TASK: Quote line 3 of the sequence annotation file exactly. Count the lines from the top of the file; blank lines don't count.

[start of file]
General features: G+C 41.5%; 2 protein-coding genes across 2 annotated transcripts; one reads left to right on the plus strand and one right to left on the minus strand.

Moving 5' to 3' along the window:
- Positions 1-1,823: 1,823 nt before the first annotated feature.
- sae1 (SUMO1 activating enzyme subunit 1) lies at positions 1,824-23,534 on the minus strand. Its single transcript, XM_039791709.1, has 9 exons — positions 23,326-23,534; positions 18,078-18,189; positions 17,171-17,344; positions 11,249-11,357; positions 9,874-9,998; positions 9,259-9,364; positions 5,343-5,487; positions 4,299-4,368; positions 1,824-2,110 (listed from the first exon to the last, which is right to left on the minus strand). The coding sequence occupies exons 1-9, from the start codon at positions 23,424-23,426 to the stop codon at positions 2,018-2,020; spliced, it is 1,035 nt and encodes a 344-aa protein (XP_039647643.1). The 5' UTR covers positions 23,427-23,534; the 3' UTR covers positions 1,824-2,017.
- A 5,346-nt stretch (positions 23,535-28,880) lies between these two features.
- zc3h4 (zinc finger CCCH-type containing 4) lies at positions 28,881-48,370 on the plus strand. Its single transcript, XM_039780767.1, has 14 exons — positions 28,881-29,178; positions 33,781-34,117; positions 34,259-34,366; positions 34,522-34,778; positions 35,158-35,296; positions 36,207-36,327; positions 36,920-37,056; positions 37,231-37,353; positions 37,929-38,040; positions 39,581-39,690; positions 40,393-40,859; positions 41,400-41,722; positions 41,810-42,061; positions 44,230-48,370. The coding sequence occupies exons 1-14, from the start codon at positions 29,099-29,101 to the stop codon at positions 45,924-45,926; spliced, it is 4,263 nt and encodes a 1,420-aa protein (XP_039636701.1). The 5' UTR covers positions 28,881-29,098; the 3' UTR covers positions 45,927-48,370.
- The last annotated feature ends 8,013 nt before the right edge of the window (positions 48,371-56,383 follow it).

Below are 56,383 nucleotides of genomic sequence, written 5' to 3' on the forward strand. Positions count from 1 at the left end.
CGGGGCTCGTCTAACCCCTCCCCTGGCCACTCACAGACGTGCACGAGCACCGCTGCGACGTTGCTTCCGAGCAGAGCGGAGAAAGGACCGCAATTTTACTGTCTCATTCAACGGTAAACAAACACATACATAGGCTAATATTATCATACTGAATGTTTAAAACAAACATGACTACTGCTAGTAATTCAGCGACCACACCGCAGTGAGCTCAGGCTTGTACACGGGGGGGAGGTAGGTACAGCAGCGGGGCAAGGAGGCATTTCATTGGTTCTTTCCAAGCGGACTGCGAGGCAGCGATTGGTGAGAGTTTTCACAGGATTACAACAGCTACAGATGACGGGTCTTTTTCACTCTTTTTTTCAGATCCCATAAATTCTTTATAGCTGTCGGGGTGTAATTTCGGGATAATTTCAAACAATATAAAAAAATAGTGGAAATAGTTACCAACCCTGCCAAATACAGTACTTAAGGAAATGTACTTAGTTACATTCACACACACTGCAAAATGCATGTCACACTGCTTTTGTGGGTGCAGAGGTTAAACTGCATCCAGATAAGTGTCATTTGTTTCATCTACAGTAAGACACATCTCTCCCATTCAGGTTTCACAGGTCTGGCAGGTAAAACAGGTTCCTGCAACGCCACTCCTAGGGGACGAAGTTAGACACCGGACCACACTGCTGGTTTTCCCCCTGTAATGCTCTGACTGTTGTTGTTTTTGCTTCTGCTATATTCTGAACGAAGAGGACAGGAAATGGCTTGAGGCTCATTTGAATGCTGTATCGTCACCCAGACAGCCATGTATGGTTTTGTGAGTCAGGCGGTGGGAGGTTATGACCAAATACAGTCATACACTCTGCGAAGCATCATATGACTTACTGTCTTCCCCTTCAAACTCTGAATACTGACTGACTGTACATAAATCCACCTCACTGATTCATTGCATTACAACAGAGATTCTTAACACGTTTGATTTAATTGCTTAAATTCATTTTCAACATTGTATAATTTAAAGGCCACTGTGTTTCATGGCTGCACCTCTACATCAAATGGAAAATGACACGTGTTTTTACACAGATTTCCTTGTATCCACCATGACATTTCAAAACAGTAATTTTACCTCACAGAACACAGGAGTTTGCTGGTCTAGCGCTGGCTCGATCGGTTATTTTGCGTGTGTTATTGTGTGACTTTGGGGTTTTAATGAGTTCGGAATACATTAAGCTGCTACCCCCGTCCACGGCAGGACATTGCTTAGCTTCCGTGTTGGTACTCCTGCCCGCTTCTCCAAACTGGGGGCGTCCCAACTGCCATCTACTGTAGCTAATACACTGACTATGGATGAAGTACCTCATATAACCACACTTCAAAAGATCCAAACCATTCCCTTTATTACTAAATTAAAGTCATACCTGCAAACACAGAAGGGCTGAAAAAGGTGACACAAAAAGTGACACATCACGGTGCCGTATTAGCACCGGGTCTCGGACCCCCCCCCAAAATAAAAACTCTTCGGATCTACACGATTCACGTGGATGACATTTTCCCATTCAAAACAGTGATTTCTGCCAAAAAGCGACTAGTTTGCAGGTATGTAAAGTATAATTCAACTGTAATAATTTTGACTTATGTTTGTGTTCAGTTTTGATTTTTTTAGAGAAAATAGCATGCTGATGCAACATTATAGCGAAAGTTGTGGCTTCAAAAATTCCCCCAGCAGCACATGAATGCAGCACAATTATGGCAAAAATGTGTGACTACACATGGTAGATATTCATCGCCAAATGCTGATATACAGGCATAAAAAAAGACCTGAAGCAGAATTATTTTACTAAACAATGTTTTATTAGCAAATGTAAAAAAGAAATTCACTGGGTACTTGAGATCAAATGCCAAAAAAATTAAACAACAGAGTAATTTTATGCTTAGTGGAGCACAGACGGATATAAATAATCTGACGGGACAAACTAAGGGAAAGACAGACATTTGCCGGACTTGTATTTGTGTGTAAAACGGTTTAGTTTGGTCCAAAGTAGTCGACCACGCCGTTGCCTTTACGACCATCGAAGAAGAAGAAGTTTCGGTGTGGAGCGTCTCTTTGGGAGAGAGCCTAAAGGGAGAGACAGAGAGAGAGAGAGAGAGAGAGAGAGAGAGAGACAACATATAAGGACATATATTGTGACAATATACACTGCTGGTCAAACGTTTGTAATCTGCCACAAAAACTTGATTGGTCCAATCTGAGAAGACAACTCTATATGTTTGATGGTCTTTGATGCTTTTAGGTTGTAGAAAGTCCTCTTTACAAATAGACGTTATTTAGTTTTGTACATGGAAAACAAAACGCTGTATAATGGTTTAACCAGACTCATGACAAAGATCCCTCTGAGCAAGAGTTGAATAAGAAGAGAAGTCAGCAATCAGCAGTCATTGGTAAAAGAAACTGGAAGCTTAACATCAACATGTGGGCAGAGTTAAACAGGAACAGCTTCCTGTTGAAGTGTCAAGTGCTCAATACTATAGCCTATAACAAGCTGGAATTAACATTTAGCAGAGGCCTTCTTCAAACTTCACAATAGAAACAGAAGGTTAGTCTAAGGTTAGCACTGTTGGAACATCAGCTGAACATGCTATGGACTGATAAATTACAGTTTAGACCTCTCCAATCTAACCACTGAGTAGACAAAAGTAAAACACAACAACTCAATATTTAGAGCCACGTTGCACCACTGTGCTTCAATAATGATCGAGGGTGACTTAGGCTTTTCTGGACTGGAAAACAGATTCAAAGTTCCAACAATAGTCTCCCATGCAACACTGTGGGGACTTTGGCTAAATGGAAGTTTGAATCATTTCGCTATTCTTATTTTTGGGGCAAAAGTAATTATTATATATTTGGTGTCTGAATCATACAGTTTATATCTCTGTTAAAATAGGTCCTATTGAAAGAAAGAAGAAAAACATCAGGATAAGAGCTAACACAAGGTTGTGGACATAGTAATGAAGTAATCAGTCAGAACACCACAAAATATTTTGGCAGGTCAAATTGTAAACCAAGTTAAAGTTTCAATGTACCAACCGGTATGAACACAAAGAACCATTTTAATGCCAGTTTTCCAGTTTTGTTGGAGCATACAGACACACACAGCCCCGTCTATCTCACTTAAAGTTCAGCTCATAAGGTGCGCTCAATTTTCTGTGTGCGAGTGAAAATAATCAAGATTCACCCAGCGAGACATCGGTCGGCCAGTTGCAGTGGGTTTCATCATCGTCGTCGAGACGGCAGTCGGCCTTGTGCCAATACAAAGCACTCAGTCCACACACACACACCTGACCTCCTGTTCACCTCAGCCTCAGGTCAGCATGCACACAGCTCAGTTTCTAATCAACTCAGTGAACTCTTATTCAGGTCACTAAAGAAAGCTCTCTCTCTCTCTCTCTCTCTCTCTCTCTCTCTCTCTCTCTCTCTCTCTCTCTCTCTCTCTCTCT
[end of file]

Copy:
- Positions 1-1,823: 1,823 nt before the first annotated feature.